Note: reading a 1st edition copy makes it even better. 😊img_9373

AB: The Staff and the Sword Series – For fans of the LOTR or The Wheel of Time series, this debut series by Patrick W. Carr (a high school math teacher from Tennessee) is an excellent addition.  I love the deep character development and the intricate plot. These qualities and many more contribute to the epic nature of this series. Start with the first book, called A Cast of Stones.

img_9375-1

What Alice Forgot, by Liane Moriarty

Review by Meg 

When I was a college freshman, I wrote a “10 year” letter to myself – to be read when I was 29. It was full of the usual stuff – who my friends were, what classes I was taking, the guy that I currently had a crush on, etc. I put it away in my keepsake box and proceeded to forget about it. Then, when I was 28, right after having my first child, I found it – and decided 9 years was good enough to wait, and re-met my 19-year-old self. By this point in my life, it was mostly funny to read, maybe mildly embarrassing (I liked THAT guy – Really? And thought I might MARRY him??). But that whole instance brings up an interesting question: Do you know what your life will be like 10 years from now?

What Alice Forgot begins with Alice waking up (with a very sore head), thinking she’s 29 years old, madly in love and about to have her first baby – only to be told that she’s actually 39, has 3 kids, and is about to get a divorce. Shealice has absolutely no memory of the last ten years of her life, and cannot imagine how on earth she got to where she is now.

The next 476 pages unfold with Alice trying to remember her life and repair the damage she’s done. But without her memory, she is, as she puts it “floating helplessly above the calendar like an escaped balloon.” I flew through this book – IN ONE DAY (that’s how much I just needed to help Alice resolve her issues). In one sense, the premise is similar to other memory-loss stories like Remember Me, but what’s unique about this story are the close-to-home issues that many “ordinary” people experience – about marriage and divorce (and custody battles), and about the grief and heartache of infertility. The story unfolds with 3 narrative voices – mostly through the 3rd-person omnicient author, but also through the journals of Alice’s sister, Elisabeth and the letters of Frannie, Alice’s surrogate grandmother, to her long-dead fiance. I know that may sound confusing, but I thought the change-up in narration helped weave some interesting texture into the plot (and gave us that special, inside look into Elisabeth’s infertility).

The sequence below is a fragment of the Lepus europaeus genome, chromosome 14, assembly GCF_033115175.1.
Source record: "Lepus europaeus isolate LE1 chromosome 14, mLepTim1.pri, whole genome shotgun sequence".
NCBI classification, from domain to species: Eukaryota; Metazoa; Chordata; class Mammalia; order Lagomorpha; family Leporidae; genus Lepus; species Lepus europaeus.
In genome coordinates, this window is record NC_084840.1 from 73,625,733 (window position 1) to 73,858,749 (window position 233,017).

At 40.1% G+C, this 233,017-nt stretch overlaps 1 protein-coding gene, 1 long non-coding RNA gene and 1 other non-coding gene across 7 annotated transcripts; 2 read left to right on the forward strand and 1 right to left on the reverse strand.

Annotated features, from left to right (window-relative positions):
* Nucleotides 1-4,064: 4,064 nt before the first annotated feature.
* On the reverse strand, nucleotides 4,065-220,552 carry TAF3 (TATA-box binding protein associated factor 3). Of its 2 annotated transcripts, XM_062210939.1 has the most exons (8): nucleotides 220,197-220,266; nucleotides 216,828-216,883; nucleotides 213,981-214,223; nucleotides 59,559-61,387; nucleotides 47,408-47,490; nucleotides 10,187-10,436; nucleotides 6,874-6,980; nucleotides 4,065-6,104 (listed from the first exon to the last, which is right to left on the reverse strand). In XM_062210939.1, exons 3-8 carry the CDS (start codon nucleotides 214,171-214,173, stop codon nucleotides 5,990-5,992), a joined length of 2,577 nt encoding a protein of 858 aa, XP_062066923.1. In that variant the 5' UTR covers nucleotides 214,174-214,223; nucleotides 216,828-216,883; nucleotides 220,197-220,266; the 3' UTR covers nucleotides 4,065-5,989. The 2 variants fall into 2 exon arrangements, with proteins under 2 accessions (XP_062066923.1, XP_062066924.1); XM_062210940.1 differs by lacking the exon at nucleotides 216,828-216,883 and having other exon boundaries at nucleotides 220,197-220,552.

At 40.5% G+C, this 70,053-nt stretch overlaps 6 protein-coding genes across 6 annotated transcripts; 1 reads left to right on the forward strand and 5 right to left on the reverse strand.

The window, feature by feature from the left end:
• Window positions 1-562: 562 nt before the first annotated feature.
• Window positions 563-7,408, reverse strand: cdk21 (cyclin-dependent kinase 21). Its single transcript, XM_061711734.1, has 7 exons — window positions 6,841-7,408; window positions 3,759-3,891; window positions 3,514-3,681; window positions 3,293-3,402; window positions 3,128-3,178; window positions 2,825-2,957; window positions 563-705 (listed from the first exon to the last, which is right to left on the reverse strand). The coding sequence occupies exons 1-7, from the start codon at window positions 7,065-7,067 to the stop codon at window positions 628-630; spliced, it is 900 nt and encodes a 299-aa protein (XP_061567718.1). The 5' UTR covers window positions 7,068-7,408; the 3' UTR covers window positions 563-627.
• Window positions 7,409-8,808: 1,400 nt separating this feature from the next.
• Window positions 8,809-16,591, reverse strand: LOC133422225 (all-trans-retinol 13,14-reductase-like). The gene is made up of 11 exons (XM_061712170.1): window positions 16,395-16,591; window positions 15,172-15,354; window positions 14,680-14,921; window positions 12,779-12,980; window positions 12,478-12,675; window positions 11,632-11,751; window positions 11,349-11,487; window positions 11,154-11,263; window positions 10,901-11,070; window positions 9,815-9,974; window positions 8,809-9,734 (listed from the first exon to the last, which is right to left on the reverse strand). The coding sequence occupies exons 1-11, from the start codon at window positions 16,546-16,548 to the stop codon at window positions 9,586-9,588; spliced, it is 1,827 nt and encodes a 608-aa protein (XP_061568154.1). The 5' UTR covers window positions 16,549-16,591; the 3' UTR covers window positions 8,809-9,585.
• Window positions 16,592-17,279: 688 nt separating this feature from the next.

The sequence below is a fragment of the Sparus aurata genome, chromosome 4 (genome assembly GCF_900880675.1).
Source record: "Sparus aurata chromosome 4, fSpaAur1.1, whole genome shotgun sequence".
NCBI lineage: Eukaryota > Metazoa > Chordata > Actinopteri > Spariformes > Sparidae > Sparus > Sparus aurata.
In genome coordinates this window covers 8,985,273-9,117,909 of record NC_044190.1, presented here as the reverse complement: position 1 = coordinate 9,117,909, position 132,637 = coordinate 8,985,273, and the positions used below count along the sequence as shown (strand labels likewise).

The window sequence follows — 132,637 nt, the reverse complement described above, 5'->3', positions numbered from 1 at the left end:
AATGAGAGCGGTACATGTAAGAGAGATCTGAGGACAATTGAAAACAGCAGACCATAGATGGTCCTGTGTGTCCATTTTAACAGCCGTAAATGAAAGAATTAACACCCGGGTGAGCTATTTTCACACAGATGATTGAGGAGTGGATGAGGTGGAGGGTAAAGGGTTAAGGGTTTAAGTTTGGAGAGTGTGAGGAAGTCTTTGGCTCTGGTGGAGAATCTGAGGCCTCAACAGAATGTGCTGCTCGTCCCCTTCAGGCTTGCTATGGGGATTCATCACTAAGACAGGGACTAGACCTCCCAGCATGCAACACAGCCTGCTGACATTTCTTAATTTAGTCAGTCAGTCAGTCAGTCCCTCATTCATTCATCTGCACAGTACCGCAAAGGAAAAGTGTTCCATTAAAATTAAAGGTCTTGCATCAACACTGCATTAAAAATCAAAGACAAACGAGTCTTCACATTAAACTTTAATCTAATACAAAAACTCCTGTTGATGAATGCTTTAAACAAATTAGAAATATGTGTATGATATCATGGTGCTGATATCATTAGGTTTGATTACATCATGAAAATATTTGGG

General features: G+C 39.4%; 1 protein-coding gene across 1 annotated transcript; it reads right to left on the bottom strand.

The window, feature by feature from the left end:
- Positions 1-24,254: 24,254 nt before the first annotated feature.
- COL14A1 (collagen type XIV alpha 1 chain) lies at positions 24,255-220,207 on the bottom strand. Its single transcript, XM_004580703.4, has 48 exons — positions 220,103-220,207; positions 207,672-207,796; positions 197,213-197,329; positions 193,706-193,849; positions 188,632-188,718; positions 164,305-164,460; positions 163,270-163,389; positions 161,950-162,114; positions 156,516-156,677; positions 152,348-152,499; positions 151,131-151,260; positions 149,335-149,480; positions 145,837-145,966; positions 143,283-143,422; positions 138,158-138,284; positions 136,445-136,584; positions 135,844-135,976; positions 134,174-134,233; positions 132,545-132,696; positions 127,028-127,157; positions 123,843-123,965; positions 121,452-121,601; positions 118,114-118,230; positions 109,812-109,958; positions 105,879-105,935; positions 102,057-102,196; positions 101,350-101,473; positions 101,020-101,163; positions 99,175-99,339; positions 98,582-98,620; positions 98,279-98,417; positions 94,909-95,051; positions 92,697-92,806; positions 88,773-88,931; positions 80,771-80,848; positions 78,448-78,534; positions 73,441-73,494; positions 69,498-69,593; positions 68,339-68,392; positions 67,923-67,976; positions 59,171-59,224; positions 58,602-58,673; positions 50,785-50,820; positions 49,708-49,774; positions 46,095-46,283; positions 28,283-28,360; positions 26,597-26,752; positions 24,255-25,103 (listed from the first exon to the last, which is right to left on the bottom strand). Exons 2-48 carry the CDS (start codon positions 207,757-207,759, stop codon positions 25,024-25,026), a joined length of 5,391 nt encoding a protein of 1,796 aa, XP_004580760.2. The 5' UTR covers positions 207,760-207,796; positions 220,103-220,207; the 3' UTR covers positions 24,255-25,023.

The story’s ending seemed to “work out nicely” – and I’m sure some readers will be disappointed that it wasn’t more shocking and post-modernly heartbreaking – but I really appreciated the fact that the resolution (for all 3 women) had true goodness and what I would call the kind gifts of God winning the day.

Purchase What Alice Forgot here.

NOTABLE QUOTES: 

“It’s Mother’s Day next Sunday. That’s the most painful day of the year for an Infertile. I always wake up feeling ashamed. Not sad so much. Just ashamed. Sort of stupid. It’s a version of that feeling I had in high school when I was the only one in my class who didn’t need to wear a bra. I’m not a proper woman. I’m not a grown-up.” 

“But maybe every life looked wonderful if all you saw was the photo albums.”

“Each memory, good and bad, was another invisible thread that bound them together, even when they were foolishly thinking they could lead separate lives. It was as simple and complicated as that.”

“Early love is exciting and exhilarating. It’s light and bubbly. Anyone can love like that. But after three children, after a separation and a near-divorce, after you’ve hurt each other and forgiven each other, bored each other and surprised each other, after you’ve seen the worst and the best– well, that sort of love is ineffable. It deserves its own word.”

 

Reading Challenge Update – Natalie recaps 5 new reads 

A couple of weeks ago, my family of five expanded to a family of six – and busy is our new phase. But before that event, I was trying to get through a big chunk of my 2017 reading list. My list included 24 books, and I’ve managed to make it 1/3 of the way through. Since my reading time is limited, I chose books that I thought had the best chance of making it to the finished pile rather than the discarded pile. So far, 7 out of 8 have been big winners, so read on to find out more. Continue reading